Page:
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Mercury General Corporation Message Board

  • matadors69 matadors69 Aug 18, 2001 2:42 AM Flag

    reality myths and hyperbole

    1. m curtiss is still actively involved in the company. He roundtables ideas with employees in several departments weekly.
    2. insurance u/w and claims are tough fields to work in. Having attended seminars throughout the state with my peers with other carriers I can assure you the grass is not greener. If a person is not happy with Mercury and they feel they are competent in their profession they should go elsewhere. No one is forcing them to work for Mercury. Perhaps even a career change. Mercury is just a microcosom of society. Mercury may have a high turnover rate but so do half the marriages in our great country.
    3. changes in the status of many employees from exempt to non exempt will have a profound affect on salaries and workload. The losers here are supervisors but hopefully there will be adjustments to their salaries in the future.
    Mercury's loss ratio appears to have turned the corner and with pending rate increases the loss ratio may really improve, which means the days of big bonuses could be returning in a year or two which will help supervisors and managers.
    4.As for r/d I am not a geek so I can't comment on that department but I have heard a few imcompetent employees left this year on their own so hopefully things will get better.

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    • insguy,

      well said .... that was my point earlier. Mercury hasnt lost its focus like the other carriers I see competing in their space.

      HFD, CNA, Travelers, Progressive etc and the list is long and un-distinguished ... all toying with direct sales aka "alternative distribution channels".

      Mercury is one of the only carriers Im aware of - that is a player - that is totally focused on their objectives and see thru the diversions that is direct sales.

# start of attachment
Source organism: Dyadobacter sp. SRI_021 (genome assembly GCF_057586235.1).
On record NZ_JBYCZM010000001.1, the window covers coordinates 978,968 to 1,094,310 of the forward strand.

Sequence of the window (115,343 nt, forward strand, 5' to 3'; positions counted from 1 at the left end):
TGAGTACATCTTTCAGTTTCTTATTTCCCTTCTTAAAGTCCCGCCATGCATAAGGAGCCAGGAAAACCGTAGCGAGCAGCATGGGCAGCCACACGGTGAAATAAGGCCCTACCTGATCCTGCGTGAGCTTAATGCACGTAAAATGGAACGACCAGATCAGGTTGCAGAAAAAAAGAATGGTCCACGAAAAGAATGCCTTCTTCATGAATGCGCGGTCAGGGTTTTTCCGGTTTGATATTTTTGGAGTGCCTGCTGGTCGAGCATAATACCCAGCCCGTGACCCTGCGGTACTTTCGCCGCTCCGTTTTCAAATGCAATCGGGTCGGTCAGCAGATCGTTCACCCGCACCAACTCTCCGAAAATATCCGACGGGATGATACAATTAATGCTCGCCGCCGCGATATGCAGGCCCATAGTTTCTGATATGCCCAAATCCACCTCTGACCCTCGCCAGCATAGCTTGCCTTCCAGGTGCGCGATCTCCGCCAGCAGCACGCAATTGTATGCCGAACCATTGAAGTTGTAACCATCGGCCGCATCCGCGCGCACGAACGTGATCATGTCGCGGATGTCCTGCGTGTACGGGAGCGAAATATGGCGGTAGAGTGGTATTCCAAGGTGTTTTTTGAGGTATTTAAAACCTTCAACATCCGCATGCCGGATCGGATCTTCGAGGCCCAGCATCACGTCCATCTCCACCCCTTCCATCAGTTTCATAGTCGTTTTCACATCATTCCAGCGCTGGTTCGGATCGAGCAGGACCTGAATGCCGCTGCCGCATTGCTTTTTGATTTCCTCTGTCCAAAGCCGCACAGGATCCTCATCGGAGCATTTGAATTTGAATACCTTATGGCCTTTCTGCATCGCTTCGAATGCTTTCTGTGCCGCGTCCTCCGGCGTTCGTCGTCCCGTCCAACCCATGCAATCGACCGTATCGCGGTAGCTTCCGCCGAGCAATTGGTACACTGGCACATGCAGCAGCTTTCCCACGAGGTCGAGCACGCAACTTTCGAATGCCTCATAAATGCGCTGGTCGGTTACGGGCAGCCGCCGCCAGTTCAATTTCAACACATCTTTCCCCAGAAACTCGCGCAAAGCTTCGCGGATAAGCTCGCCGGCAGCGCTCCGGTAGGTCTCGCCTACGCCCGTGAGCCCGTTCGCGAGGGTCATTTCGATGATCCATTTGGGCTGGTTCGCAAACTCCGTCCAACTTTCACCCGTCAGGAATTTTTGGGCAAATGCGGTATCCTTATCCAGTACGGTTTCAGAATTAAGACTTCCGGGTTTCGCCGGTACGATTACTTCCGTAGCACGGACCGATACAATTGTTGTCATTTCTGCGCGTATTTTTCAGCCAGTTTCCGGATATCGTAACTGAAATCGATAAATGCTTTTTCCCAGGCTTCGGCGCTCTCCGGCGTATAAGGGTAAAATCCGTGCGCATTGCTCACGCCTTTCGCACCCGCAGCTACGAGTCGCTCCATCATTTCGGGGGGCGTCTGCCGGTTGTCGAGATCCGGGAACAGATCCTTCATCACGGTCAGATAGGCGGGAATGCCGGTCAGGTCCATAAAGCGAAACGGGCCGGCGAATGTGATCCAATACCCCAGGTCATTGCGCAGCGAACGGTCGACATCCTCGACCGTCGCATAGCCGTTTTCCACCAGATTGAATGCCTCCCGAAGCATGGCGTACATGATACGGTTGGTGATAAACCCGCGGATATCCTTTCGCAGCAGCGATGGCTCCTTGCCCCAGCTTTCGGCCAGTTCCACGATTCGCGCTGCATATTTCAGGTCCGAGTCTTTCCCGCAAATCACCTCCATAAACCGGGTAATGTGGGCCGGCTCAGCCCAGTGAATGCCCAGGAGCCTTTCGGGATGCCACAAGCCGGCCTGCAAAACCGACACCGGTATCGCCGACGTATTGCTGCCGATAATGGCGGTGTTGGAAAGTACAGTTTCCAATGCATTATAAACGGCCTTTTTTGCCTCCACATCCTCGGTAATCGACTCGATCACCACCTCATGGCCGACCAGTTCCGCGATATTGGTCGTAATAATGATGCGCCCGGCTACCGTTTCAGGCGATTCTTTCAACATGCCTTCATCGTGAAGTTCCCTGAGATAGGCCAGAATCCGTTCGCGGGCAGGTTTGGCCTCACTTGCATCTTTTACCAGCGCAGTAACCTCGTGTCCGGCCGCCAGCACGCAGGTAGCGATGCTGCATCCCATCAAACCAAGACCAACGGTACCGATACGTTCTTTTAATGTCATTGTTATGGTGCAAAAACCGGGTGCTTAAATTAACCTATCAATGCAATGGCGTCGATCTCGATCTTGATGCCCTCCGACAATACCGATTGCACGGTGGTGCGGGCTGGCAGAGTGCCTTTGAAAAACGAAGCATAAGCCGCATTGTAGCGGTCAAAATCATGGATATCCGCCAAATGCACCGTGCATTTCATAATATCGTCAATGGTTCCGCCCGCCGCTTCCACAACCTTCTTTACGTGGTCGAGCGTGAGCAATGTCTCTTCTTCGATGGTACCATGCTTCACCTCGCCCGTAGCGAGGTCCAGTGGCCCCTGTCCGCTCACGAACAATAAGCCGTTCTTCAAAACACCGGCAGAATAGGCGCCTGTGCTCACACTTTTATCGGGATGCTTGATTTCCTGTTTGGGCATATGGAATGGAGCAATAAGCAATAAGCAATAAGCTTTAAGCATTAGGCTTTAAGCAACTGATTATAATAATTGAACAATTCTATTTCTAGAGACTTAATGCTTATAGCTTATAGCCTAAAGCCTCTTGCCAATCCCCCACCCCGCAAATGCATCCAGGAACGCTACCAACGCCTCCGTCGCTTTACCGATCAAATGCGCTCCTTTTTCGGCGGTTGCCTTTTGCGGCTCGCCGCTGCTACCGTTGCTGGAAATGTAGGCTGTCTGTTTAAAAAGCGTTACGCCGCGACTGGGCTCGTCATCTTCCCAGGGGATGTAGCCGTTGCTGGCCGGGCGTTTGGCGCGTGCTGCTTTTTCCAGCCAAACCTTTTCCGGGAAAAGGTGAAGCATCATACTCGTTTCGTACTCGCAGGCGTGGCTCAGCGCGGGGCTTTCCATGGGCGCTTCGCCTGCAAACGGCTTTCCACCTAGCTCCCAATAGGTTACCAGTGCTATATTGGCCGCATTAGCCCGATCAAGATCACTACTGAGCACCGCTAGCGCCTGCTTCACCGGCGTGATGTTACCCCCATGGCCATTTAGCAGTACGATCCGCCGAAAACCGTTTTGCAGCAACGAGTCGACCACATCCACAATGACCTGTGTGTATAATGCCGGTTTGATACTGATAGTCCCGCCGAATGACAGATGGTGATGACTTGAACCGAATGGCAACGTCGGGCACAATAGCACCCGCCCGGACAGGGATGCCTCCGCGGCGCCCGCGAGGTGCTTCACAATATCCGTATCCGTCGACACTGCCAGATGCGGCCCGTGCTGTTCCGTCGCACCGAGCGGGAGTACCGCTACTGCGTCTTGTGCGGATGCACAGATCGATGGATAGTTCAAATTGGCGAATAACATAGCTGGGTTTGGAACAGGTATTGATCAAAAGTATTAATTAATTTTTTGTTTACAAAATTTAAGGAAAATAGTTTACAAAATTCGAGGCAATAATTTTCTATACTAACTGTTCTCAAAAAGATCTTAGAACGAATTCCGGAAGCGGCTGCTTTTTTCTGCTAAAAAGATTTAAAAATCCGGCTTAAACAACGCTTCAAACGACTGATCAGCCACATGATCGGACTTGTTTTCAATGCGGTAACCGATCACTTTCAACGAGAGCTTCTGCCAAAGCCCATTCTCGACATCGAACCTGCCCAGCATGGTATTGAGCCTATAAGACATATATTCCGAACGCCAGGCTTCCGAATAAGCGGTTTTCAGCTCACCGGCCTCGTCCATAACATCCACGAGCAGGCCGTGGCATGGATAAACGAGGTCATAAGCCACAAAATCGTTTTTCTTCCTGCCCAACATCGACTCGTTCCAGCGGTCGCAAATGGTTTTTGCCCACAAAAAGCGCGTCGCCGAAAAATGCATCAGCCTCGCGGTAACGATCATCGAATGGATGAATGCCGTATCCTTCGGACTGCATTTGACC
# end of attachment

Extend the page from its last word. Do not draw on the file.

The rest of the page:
• Passinthru:

      A few years ago I was involved with an effort with Temple Inland (with their mortgage company). I was helping them develop a method to convince insurance agents to originate mortgages.

      Temple Inland wanted to involve insurance agents so they would have a strong nexus to the client. Temple Inland retains mortgages for as long as possible in most instances and suffers during refinancing cycles from loss of clients.

      It's interesting that Temple Inland saw the value of the agent client relationship while PGR does not.

      As a proponent of the value of independent agents I contend the jury is still out on PGR's noble experiment. PGR has appatrently cannibalized its agents' volume to create direct sales. Some agents in Ohio have complained through their PIA about PGR violating their agency contract in that PGR used information the agents developed to solicit the agents' clients for direct sales.

      If PGR can reduce the expense ratio for direct sales by achieving a high retention ratio, they will do well. My guess is they will learn a very painful lesson about the value of the agent. My guess is the loss ratio for direct sales will eventually be equal to or greater than the direct loss ratio. While the expense ratio for direct sales will remain slightly above 20%. PGR will find there is no magic in the direct sales arena and will have damaged themselves severely in the agents' arena. Agents have obviously found alternatives to PGR. As the rates for N-S auto have increased dramatically and competition has become less fierce PGR should be growing by 15-20% in agents' sales in addition to what is being siphoned into direct.

      BTW: I was wrong about the value to agents of adding a mortgage origination arrow to their agency quiver, and I could easily be wrong about this.

    • Here's a more updated financial summary of the company after 7 months in 2001.

      It shows both the agency and direct results.

      Some shrinkage in agency revenues, sure. On the other hand, they're growing and the COR's are more impressive than those which MCY has brought forward this year.

    • "Mercury may have a high turn over rate but so do half the marraiges in our great country."
      It is very sad indeed to see an admission that a major problem does indeed exist in this company and then see it brushed off with such a false analogy. High turn over rates cost all companies financially and in efficiency.
      "If a person is not happy with Mercury and are competentin their profession, perhaps they should go elsewhere."
      Almost everyone who has left Mercury indicates they do not care about people. The above statement evidences that in clear fashion.

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